Unwin beached RIVER CLYDE at V Beach beneath the Sedd el Bahr castle, on the tip of the Gallipoli peninsula. The plan failed and the RIVER CLYDE, beached under the guns of the Turkish defenders, became a death trap. Three attempts to land made by companies of Munsters, Royal Dublins and Hampshires all ended in costly failure. Further landing attempts were abandoned and the surviving soldiers waited until nightfall before trying again.
Members of RIVER CLYDE’s crew maintained the bridge from the ship to the beach and recovered the wounded. For their bravery six of them were decorated with Victoria Crosses: Commander Unwin (aged 51), Midshipmen George Drewry (20) and Wilfred Malleson (18), Able Seaman William Williams (34) and Seaman George Samson (26), plus Sub-Lieutenant Arthur Tisdall (24) of the Royal Naval Division (RND). Williams was killed in the landing and was decorated posthumously. Samson was severely wounded the next day but survived. On his return to Scotland he was handed a white feather while wearing civilian clothes. Tisdall was killed on 6 May when the 6th (Hood) Battalion RND advanced along Kanlı Dere in the Second Battle of Krithia. Drewry, Samson and Williams had come with Unwin from HMS HUSSAR. Malleson, who died in 1975, served on the Duncan-class battleship HMS CORNWALLIS.
After the Helles beach-head was established, V Beach became the base for the French contingent and the RIVER CLYDE remained beached as a quay and breakwater. Her condensers provided fresh water and her holds became a field dressing station. She remained a constant target for Turkish gunners ashore.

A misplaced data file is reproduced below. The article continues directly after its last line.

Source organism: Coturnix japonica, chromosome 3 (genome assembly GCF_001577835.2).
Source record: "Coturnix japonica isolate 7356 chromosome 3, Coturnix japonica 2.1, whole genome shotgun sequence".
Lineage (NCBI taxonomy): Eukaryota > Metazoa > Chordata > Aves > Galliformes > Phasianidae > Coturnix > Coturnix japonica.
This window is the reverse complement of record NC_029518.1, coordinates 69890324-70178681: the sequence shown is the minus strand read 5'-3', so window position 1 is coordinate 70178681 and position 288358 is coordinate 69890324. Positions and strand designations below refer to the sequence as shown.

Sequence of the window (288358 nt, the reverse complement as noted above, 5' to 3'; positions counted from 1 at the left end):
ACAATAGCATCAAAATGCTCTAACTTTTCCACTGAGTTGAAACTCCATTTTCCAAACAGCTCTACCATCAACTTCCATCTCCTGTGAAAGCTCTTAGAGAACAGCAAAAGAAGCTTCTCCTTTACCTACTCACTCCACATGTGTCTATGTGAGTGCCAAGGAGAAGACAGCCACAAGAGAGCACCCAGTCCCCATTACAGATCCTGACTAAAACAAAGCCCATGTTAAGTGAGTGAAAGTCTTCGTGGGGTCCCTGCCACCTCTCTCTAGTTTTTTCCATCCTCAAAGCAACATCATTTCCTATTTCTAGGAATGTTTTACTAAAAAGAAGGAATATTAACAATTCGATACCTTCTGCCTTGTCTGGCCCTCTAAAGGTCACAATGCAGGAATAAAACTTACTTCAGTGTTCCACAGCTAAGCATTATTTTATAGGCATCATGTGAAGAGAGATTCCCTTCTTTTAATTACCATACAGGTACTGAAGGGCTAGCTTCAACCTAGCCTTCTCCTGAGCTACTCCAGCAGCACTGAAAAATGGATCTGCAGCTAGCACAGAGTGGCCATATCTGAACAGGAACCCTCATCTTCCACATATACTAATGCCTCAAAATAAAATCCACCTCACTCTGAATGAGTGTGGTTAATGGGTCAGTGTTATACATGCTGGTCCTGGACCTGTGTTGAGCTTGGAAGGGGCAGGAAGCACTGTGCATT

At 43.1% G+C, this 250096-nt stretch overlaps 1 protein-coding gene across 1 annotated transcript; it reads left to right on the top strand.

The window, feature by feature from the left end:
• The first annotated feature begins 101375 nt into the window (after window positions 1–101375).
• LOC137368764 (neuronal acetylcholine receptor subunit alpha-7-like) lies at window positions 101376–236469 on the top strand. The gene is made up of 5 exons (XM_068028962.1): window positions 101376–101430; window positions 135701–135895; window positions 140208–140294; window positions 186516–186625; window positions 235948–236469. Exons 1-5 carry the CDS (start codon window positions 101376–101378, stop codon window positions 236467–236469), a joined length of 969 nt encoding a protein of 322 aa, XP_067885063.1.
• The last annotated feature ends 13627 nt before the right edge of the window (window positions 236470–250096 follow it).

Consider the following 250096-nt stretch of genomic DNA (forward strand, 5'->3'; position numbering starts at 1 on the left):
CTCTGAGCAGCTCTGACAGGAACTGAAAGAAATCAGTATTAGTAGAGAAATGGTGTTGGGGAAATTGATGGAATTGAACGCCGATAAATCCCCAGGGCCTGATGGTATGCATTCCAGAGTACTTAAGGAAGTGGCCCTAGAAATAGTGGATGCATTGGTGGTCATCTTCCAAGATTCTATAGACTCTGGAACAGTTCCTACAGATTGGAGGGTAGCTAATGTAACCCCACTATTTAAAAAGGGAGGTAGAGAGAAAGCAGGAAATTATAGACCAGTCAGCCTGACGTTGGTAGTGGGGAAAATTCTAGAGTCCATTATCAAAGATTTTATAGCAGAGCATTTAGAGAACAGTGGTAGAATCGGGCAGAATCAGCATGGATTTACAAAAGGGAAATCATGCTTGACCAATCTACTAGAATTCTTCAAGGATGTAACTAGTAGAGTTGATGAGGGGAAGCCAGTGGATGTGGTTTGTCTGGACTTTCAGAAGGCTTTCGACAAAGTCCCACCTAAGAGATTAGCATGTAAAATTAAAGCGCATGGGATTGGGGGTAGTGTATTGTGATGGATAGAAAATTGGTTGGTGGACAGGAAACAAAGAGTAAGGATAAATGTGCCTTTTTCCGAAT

Return to civilian service
RIVER CLYDE was refloated, towed to Mudros were temporary repairs were made, thereafter was she towed by a trawler to Malta, at that time she had a crew of 20 arrived Malta July 1919, and sold unrepaired to the civilian Spanish owner Arturo Pardo at Santander. He brought her to Palermo for repairs. Repairs were completed on 26 February 1921. He operated her as a tramp steamer, renaming her ANGELA. Her first voyage was in ballast from Palermo to the United States, loading phosphate in Tampa then she went to New York for completing loading general deck cargo, she sailed to Santander were she arrived on August 1921. Then made a voyage to Melilla with disassembled barracks for the Spanish troops who were fighting there in the Moroccan Campaign. Then used in tramping to the U.K. 1927 Was she chartered by the British government to transport coal from Newport News, USA to the U.K. after the Welsh coal miners got on strike. Then chartered by Compania Trasatlantica...